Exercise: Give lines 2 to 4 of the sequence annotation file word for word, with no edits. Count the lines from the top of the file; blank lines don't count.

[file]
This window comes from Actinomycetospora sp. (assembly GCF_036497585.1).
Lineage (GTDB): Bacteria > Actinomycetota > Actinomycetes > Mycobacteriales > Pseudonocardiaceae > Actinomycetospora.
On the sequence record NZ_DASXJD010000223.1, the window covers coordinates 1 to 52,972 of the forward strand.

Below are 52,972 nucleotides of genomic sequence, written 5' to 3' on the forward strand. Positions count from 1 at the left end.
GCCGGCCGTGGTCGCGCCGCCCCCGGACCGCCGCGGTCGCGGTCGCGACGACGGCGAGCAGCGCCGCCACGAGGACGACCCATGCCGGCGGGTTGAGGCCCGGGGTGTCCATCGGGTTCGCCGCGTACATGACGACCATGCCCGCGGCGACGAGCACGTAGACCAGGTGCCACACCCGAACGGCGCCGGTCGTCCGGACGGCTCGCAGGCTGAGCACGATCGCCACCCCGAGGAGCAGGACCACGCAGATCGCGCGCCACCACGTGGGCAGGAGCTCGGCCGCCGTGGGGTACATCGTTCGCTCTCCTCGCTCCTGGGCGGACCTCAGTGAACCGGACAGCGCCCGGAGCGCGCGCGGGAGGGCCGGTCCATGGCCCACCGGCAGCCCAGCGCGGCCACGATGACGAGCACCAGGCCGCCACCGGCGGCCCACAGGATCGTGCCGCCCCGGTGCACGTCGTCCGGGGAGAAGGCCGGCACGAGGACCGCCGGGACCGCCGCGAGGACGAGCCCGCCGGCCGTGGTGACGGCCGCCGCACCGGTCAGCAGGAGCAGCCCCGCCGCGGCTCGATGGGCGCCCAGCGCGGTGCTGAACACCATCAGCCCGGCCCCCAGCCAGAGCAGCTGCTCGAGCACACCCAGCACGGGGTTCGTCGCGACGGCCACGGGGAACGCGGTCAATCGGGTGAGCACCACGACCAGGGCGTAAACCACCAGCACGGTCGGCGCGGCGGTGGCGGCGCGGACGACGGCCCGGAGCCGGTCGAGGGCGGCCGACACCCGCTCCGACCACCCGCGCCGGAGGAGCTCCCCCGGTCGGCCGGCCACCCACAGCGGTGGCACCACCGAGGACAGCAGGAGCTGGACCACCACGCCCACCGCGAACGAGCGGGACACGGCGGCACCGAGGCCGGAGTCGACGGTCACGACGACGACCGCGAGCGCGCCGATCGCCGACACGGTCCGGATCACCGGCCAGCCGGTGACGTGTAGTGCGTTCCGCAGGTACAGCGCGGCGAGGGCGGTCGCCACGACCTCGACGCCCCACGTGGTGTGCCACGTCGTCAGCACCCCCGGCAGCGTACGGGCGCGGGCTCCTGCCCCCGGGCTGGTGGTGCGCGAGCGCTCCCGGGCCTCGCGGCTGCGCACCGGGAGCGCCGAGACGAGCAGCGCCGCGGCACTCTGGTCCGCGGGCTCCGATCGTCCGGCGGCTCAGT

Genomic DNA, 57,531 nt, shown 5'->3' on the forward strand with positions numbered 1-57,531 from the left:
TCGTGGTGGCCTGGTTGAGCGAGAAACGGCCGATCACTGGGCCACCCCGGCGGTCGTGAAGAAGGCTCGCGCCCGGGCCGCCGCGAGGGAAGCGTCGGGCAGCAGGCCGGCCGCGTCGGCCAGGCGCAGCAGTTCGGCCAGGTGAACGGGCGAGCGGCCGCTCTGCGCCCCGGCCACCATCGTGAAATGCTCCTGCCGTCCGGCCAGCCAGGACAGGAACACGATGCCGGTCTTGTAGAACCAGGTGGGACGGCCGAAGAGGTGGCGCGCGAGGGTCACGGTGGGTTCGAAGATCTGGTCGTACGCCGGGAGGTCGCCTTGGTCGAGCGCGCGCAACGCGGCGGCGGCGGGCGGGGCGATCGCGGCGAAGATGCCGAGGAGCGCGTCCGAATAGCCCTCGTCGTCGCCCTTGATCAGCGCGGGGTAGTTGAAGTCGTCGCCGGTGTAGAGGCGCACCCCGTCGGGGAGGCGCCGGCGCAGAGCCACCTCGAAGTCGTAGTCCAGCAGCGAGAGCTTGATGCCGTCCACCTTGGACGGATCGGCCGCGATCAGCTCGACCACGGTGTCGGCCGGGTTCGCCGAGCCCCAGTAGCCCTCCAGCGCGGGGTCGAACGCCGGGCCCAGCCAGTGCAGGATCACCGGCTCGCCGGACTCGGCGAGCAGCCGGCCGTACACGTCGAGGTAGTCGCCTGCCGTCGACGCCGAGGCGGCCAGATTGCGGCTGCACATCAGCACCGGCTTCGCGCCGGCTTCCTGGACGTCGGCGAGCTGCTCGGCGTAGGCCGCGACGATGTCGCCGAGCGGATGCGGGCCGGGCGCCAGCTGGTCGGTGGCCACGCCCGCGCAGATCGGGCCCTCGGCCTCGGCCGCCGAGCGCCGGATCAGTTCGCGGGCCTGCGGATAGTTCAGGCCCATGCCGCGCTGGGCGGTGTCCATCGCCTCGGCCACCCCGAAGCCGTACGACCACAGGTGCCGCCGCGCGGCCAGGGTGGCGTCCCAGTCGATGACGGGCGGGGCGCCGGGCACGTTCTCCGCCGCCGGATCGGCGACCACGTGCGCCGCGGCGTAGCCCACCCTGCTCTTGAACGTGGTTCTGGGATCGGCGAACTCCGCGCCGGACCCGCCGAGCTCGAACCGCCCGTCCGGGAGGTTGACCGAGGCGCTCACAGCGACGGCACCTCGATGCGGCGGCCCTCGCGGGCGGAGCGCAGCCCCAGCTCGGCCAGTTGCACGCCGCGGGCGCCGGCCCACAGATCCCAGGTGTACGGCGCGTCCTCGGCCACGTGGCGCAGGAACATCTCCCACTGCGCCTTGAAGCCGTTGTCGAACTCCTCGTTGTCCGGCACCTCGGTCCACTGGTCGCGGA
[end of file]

Lineage (GTDB): Bacteria > Actinomycetota > Actinomycetes > Mycobacteriales > Pseudonocardiaceae > Actinomycetospora.
On the sequence record NZ_DASXJD010000223.1, the window covers coordinates 1 to 52,972 of the forward strand.

Below are 52,972 nucleotides of genomic sequence, written 5' to 3' on the forward strand. Positions count from 1 at the left end.